The lower and upper are drilled and tapped to make use of some standard quarter-inch bolts to hold them together. Honestly, this is quite a simple solution and something a number of other firearms already do in some shape, form or fashion. The only downside to this that I can see is that any administrative cleaning that needs to be done will require the use of a tool to take the upper and lower apart.
Stubbs mentioned that the most expensive tool to accomplish this job outside of what he already had was the purchase of a 1.250×218 die for putting the threads on the tube to fit the barrel nut. Even with this cost rolled into the project, he told me that the entire thing cost less than $350 including parts he already had. Considering he’s using a cheap bolt carrier group, standard government profile barrel, and some other off-the-shelf non-regulated parts, I find this to be extremely impressive. The most unique item on his list is the aluminum pipe which cost about $40 but in reality, it’s much less since Stubbs only had to use a short length of it for this build.
Parts breakdown as presented to me by Stubbs:
The rest of the parts are pretty standard AR-15 stuff which most of you probably have an entire box full of sitting around somewhere in the garage (and if you don’t, you should).
So Does it work?
According to Stubbs, his StAr-15 works pretty great and considering it’s only about $350 worth of stuff and his time, I find that quite the accomplishment. For those wondering, the StAr-15 as configured in the pictures with the Uzi stock, and forward grip weighs in at 6.5lbs so you’re not really gaining anything in the weight department despite there being no charging handle, a stripped down upper receiver and making use of a 3D printed lower. Another downside of the design is the exposed gas tube which travels out of the rear of the barrel nut and directly interfaces with the gas key.
I asked Stubbs if this design lead to a bunch of gas getting spit right in his face when firing it. Since Stubbs is wrong-handed (a lefty), he said that he’s already used to gas getting in his face from the BGC and with the exposed gas key the gas has tended to blow out of the top. What he said in his own words is that “it farts” but what I think he means by this is that it’d be impossible to shoot it without eye protection. Not an optimal design but once again this is a very cheap AR made at home using a combination of hardware store parts and other commonly available and unregulated firearms parts.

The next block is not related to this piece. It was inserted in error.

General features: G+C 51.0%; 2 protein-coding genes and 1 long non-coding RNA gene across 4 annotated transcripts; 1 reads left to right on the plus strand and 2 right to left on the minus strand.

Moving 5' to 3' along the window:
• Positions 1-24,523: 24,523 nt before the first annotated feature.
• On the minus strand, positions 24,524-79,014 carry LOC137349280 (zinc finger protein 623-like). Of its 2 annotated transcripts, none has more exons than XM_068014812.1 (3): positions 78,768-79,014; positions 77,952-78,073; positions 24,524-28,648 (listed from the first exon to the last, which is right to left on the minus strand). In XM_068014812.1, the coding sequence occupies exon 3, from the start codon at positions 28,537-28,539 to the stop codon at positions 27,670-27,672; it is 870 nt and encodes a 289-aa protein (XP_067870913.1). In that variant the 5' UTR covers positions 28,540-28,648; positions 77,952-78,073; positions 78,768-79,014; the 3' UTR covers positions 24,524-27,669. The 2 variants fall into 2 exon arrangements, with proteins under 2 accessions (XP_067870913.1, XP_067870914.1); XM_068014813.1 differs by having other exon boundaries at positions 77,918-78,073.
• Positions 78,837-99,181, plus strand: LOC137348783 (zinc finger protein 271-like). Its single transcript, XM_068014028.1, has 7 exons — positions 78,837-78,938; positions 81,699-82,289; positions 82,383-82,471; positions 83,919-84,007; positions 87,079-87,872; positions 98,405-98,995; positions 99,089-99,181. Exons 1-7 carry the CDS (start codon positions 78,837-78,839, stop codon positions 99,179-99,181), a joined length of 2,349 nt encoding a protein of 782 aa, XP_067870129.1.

If Stubbs really wanted to, he could probably make his own barrel out of a blank which might reduce costs further. He could have also probably 3D printed the handguard, and pistol grip and left out the UZI stock as well to reduce the cost of the build further. I’m just impressed that his cacophony of parts even functions. I’d like to hear your thoughts as I’m sure Stubbs would. What do you think of the StAr-15 rifle? What would you do differently and how would you tackle a project like this if you were trying to make a super inexpensive AR-15? Let us know down in the comments!
More work on the StAr-15 is already being done by what Stubbs calls “co-conspirators” and these efforts are working towards making simplified and substitute parts for the StAr-15 and there might even be some interesting developments being made using the StAr-15. Sneak preview below.
All photos (unless otherwise stated) are credited to Stubbs of the TFB Discord.